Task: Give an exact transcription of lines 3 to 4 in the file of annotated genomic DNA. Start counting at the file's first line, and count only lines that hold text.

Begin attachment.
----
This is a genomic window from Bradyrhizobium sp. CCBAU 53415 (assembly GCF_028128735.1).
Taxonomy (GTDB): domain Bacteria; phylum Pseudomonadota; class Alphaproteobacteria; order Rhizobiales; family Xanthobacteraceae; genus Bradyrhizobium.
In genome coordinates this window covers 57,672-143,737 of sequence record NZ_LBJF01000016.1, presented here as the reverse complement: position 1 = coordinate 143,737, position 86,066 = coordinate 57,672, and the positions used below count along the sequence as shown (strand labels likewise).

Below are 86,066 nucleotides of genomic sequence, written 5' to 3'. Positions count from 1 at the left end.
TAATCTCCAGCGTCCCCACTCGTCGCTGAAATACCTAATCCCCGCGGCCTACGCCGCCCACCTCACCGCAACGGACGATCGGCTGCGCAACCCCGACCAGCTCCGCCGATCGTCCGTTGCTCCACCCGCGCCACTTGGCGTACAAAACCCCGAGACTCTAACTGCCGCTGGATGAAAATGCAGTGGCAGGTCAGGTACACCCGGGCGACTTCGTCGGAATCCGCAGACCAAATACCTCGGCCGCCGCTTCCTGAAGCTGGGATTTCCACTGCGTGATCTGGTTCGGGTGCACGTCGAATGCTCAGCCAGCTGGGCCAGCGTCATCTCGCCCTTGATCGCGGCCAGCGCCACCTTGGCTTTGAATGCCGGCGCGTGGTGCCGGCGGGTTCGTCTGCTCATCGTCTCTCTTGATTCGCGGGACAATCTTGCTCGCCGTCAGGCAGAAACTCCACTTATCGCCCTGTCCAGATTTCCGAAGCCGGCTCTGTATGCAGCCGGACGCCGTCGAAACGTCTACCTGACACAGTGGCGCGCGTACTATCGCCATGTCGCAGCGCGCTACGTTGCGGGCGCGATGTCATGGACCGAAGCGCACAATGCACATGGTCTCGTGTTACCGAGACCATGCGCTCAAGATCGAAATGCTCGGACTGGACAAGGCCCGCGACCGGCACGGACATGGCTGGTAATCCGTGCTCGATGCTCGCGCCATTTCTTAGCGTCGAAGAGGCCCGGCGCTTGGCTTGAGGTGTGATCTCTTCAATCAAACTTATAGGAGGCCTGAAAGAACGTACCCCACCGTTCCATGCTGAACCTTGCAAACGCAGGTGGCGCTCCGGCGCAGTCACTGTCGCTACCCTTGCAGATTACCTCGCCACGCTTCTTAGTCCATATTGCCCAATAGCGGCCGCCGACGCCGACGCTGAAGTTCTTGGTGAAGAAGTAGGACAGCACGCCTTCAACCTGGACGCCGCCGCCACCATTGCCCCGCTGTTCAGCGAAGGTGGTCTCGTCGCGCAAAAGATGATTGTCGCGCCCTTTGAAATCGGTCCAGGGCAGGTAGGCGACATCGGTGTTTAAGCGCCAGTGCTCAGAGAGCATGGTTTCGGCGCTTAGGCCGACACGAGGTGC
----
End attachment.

In genome coordinates this window covers 57,672-143,737 of sequence record NZ_LBJF01000016.1, presented here as the reverse complement: position 1 = coordinate 143,737, position 86,066 = coordinate 57,672, and the positions used below count along the sequence as shown (strand labels likewise).

Below are 86,066 nucleotides of genomic sequence, written 5' to 3'. Positions count from 1 at the left end.